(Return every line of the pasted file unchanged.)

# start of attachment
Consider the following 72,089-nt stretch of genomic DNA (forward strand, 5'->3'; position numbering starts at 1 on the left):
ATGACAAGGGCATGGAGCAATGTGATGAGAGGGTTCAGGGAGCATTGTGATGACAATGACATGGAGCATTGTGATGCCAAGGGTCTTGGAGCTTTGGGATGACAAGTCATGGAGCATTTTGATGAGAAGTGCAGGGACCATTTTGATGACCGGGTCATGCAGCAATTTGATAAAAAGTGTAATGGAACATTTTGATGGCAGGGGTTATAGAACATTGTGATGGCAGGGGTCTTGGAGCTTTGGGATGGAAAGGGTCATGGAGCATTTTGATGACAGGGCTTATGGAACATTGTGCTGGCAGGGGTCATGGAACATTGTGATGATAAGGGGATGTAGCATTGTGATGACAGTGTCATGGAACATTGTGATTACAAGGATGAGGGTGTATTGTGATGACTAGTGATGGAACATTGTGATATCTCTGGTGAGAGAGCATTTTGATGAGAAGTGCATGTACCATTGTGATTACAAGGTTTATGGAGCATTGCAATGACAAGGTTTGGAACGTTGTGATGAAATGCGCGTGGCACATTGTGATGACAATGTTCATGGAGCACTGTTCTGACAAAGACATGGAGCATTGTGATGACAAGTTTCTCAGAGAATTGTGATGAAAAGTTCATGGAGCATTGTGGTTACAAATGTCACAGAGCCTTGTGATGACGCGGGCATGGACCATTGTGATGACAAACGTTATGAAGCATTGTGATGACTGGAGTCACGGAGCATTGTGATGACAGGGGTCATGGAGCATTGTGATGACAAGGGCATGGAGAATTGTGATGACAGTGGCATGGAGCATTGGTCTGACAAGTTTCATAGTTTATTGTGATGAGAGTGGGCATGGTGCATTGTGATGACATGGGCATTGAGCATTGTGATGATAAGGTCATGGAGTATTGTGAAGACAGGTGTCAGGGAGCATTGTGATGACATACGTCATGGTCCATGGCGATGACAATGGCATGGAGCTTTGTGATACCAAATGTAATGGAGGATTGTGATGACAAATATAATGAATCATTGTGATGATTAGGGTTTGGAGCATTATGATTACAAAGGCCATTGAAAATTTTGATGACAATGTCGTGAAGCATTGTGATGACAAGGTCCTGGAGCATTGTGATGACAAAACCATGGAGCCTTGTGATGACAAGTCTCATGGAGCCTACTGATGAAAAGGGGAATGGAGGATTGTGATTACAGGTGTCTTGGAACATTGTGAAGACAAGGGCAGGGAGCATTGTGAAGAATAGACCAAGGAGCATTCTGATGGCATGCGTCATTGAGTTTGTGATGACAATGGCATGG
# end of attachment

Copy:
Consider the following 72,089-nt stretch of genomic DNA (forward strand, 5'->3'; position numbering starts at 1 on the left):
ATGACAAGGGCATGGAGCAATGTGATGAGAGGGTTCAGGGAGCATTGTGATGACAATGACATGGAGCATTGTGATGCCAAGGGTCTTGGAGCTTTGGGATGACAAGTCATGGAGCATTTTGATGAGAAGTGCAGGGACCATTTTGATGACCGGGTCATGCAGCAATTTGATAAAAAGTGTAATGGAACATTTTGATGGCAGGGGTTATAGAACATTGTGATGGCAGGGGTCTTGGAGCTTTGGGATGGAAAGGGTCATGGAGCATTTTGATGACAGGGCTTATGGAACATTGTGCTGGCAGGGGTCATGGAACATTGTGATGATAAGGGGATGTAGCATTGTGATGACAGTGTCATGGAACATTGTGATTACAAGGATGAGGGTGTATTGTGATGACTAGTGATGGAACATTGTGATATCTCTGGTGAGAGAGCATTTTGATGAGAAGTGCATGTACCATTGTGATTACAAGGTTTATGGAGCATTGCAATGACAAGGTTTGGAACGTTGTGATGAAATGCGCGTGGCACATTGTGATGACAATGTTCATGGAGCACTGTTCTGACAAAGACATGGAGCATTGTGATGACAAGTTTCTCAGAGAATTGTGATGAAAAGTTCATGGAGCATTGTGGTTACAAATGTCACAGAGCCTTGTGATGACGCGGGCATGGACCATTGTGATGACAAACGTTATGAAGCATTGTGATGACTGGAGTCACGGAGCATTGTGATGACAGGGGTCATGGAGCATTGTGATGACAAGGGCATGGAGAATTGTGATGACAGTGGCATGGAGCATTGGTCTGACAAGTTTCATAGTTTATTGTGATGAGAGTGGGCATGGTGCATTGTGATGACATGGGCATTGAGCATTGTGATGATAAGGTCATGGAGTATTGTGAAGACAGGTGTCAGGGAGCATTGTGATGACATACGTCATGGTCCATGGCGATGACAATGGCATGGAGCTTTGTGATACCAAATGTAATGGAGGATTGTGATGACAAATATAATGAATCATTGTGATGATTAGGGTTTGGAGCATTATGATTACAAAGGCCATTGAAAATTTTGATGACAATGTCGTGAAGCATTGTGATGACAAGGTCCTGGAGCATTGTGATGACAAAACCATGGAGCCTTGTGATGACAAGTCTCATGGAGCCTACTGATGAAAAGGGGAATGGAGGATTGTGATTACAGGTGTCTTGGAACATTGTGAAGACAAGGGCAGGGAGCATTGTGAAGAATAGACCAAGGAGCATTCTGATGGCATGCGTCATTGAGTTTGTGATGACAATGGCATGG